From his office in Silver Spring, Maryland, the director of the National Weather Service closely monitored the arrival and development of Thursday’s snowstorm as it affected Long Island.

In a tweet, Louis W. Uccellini praised his weather service team for such an on-target forecast — made days in advance, also remarking: “Wish I could be there.”

That’s not just because he’s been smitten with snow since he was a toddler. It’s also because, as a Long Island native, it was snow around his Bethpage home that first caught his eye.

The day before Thursday’s storm, Uccellini outlined the scenario, noting the expected fast switch from mixed precipitation to all snow, with “very heavy snowfall” for the morning rush.

Indeed, the “threat” for the Island had been predicted as far back as Sunday, he said. And forecast tools since Monday had been pointing to the potential for thunder snow — thunder and lightning that come with snow instead of rain — which, sure enough, arrived right on cue.

Since 2013, Uccellini, 67, has been director of the weather service, which is charged with forecasting such events with an eye to keeping people and property safe.

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He spoke with Newsday recently, shedding some light on his career choice and giving his take on “the spiritual aspect” of snow.

Q. What features of Long Island make for challenging snowstorm forecasting?

A. First, Long Island is perched right next to the ocean, “moist and relatively warm, so any slight deviation in track of the storm and slight weakness in the cold air pattern allows warm air to come back in,” he said, “meaning precipitation events could be warm events.” That, of course, means rain, not snow.

Also, New England, an especially cold area of the country, is just to the north. Having “warmer waters to the south and colder air to the north” sets up a “significant temperature gradient,” leading to a sharp cutoff to the precipitation shield along the north border and a very sharp rain-snow line. The temperature gradient is also a reason for the Long Island area’s “intense winds that accompany the coastal storms — rain or snow — increasing the impact of these storms.”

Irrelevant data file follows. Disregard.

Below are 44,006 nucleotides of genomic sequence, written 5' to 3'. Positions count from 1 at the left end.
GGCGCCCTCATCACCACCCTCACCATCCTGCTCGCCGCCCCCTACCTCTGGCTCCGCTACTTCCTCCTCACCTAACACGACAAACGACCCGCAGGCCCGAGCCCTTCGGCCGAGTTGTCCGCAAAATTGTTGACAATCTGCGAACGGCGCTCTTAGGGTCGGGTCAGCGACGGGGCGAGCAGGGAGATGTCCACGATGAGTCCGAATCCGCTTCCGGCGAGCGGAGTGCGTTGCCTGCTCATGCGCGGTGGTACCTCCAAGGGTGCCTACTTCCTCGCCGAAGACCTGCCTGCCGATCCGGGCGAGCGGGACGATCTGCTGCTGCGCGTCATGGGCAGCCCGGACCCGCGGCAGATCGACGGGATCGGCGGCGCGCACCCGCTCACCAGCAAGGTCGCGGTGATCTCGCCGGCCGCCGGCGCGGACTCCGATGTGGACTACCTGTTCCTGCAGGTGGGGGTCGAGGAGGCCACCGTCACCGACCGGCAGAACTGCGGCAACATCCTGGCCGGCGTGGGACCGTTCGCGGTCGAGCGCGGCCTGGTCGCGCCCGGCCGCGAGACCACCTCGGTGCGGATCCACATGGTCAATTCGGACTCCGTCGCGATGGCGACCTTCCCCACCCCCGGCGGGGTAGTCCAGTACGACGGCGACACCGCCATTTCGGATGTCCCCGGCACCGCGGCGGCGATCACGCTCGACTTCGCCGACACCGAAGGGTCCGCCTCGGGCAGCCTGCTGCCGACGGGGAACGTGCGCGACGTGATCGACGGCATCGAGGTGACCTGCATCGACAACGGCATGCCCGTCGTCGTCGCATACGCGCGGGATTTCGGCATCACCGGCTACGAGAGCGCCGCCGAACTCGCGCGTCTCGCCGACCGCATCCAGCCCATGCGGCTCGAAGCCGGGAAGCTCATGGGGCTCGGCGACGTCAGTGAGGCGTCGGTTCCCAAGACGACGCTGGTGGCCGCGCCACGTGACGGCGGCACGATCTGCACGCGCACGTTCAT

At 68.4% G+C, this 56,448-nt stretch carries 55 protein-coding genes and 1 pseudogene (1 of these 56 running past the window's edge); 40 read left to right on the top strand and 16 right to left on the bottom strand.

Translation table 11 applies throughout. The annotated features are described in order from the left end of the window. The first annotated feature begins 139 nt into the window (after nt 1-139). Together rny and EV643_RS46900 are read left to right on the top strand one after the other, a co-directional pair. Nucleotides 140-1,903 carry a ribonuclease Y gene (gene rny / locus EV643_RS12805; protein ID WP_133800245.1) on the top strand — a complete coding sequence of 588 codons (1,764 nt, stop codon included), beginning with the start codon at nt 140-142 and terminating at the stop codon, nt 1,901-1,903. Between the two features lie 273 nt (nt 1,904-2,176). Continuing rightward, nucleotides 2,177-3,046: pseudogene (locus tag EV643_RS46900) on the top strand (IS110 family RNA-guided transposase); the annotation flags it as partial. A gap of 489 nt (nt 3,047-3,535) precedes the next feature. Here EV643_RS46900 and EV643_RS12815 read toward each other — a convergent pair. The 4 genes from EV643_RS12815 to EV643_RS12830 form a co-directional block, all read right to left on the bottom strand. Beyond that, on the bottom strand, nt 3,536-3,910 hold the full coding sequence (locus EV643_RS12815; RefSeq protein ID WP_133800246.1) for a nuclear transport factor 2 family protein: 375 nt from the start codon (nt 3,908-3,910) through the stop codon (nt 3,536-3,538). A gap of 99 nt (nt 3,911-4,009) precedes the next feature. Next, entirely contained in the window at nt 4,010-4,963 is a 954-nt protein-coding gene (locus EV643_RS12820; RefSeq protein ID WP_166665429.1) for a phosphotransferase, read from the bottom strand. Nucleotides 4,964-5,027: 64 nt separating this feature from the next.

Q. How is it that some snow forecasts are pretty much spot on, while others carry uncertainty right up to the day before?

A. For reasons yet to be determined, “some storms are more predictable than others,” Uccellini said. With last year’s January blizzard, “there was consistency in numerical predictions from run to run” six, seven, eight days in advance, he said. That remained the case even as the storm was approaching Long Island, where the Northeast Regional Climate Center says it dropped 23.7 inches of snow at Long Island MacArthur Airport in Ronkonkoma.

Of course, he said, there are also times when “model forecasts don’t line up with that kind of agreement days in advance.” He points to the blizzard of January 2015, which was “especially difficult to pin down for New York City and Long Island, even 24 hours in advance.” That was related to the “sharp western boundary between heavy snow and light snow, which lined up right over New York City.”

That time, MacArthur Airport saw 24.9 inches, while Central Park recorded 9.8 inches, which was much less than what had been forecast.

Q. The lesson learned from that 2015 blizzard?

A. “We didn’t communicate the uncertainty well enough earlier on,” he said, so moving forward the practice has been to emphasize “how and where things could change with major consequences for where and when the heaviest snowfall will occur.”